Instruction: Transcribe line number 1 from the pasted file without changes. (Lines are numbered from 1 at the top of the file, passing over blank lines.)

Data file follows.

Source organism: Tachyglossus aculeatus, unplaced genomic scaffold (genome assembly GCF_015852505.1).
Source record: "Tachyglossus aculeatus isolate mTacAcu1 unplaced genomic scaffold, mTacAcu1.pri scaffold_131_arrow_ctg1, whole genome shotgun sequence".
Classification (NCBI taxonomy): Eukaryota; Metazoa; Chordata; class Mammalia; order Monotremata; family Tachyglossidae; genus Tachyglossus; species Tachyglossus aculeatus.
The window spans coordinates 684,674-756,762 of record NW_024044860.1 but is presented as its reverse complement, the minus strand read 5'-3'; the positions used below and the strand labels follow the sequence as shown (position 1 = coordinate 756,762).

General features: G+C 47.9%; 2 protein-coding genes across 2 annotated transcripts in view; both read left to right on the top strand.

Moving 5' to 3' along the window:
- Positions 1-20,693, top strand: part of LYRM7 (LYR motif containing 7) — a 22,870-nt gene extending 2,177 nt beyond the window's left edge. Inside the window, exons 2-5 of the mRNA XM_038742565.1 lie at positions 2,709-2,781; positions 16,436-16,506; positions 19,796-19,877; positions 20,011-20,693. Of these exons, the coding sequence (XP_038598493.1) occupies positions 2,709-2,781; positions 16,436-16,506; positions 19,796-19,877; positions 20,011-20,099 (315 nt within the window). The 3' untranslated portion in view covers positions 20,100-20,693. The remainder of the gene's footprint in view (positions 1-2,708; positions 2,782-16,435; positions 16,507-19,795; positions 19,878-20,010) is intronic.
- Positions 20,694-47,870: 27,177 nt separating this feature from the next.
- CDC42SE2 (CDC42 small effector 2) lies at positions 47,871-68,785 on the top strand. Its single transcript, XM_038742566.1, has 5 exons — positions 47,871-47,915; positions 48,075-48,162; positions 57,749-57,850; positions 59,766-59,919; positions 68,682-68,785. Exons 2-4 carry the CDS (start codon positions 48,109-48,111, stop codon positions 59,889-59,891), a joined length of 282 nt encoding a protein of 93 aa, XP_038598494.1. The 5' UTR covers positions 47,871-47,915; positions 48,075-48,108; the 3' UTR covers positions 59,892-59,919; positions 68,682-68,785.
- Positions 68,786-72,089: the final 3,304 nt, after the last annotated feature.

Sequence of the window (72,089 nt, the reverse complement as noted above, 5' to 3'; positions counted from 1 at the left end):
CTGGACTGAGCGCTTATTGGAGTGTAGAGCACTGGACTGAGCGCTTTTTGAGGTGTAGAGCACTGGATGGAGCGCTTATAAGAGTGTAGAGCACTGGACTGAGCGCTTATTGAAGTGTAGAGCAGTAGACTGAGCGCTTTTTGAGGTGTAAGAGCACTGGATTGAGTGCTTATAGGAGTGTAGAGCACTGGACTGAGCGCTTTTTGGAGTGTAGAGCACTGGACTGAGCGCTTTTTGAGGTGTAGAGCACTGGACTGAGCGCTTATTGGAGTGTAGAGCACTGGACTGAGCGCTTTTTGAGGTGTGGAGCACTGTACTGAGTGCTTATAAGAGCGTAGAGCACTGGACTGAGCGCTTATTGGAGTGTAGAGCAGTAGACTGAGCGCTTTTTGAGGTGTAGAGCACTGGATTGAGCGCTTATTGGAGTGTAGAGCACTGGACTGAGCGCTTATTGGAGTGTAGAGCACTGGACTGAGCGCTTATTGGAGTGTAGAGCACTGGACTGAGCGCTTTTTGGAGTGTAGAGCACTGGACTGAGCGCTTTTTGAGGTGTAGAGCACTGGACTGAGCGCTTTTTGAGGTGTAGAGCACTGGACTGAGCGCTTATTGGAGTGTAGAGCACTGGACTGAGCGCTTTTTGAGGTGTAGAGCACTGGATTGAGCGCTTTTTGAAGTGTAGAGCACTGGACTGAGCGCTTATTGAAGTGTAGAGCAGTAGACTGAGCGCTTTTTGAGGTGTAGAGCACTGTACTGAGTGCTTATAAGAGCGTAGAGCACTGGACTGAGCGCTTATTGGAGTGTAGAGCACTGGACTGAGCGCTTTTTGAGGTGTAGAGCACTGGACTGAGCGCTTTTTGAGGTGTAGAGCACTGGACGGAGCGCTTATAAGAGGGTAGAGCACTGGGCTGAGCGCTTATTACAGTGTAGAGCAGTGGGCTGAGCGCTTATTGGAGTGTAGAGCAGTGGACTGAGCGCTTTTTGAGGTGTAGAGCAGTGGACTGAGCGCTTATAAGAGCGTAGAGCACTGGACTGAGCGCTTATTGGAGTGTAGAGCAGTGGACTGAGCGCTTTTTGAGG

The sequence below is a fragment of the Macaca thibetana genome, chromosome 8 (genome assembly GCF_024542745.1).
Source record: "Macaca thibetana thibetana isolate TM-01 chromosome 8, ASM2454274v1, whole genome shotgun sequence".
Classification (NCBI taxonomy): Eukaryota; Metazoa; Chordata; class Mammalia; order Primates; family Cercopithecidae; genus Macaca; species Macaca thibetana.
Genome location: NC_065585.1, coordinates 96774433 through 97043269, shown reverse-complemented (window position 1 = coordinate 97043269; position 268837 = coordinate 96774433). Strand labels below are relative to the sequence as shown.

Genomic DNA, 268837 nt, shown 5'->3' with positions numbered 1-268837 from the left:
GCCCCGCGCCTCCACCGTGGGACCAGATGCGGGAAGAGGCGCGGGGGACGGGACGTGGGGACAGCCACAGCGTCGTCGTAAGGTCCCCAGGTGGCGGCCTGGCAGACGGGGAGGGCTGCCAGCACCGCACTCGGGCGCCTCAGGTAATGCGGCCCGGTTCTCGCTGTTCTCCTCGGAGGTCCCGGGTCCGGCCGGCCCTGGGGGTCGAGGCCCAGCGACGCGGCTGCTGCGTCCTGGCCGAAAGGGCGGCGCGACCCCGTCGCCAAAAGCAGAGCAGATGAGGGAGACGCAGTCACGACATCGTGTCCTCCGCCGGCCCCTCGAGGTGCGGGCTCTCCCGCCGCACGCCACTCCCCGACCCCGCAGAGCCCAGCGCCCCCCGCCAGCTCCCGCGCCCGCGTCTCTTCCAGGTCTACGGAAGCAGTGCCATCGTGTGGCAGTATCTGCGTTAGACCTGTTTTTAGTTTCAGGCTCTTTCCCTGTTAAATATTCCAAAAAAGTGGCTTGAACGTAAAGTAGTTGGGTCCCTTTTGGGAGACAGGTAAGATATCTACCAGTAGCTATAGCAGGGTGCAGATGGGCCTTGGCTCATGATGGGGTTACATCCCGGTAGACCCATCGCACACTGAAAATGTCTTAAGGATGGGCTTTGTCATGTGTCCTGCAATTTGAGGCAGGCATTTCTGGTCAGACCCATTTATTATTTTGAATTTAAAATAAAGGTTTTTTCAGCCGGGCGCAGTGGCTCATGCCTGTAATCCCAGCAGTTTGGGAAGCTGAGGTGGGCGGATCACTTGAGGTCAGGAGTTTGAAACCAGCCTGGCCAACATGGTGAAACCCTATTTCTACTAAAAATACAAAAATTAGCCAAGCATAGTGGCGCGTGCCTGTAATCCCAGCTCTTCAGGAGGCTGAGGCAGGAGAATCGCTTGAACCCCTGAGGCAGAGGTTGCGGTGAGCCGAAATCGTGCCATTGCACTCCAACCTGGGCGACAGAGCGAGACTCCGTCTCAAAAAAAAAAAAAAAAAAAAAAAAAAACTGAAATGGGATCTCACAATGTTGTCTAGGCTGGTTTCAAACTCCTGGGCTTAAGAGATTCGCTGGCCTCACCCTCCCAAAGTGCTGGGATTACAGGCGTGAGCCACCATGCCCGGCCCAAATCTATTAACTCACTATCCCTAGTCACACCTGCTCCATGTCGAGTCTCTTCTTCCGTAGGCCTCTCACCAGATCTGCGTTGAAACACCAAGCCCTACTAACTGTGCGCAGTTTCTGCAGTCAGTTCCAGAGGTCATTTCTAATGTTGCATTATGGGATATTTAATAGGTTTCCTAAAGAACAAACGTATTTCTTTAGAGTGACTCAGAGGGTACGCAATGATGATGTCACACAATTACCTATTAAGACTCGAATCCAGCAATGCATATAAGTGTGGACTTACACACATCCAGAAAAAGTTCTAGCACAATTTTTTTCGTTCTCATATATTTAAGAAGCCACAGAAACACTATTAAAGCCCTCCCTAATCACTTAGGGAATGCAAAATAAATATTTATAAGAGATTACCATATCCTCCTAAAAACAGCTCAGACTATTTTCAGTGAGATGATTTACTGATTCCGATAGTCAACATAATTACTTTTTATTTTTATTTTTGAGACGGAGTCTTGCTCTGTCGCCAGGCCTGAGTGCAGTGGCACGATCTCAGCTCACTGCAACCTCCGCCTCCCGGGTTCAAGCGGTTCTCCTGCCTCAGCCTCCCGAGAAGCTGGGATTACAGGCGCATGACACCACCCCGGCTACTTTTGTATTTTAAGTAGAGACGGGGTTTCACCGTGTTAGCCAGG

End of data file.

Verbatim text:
Source organism: Tachyglossus aculeatus, unplaced genomic scaffold (genome assembly GCF_015852505.1).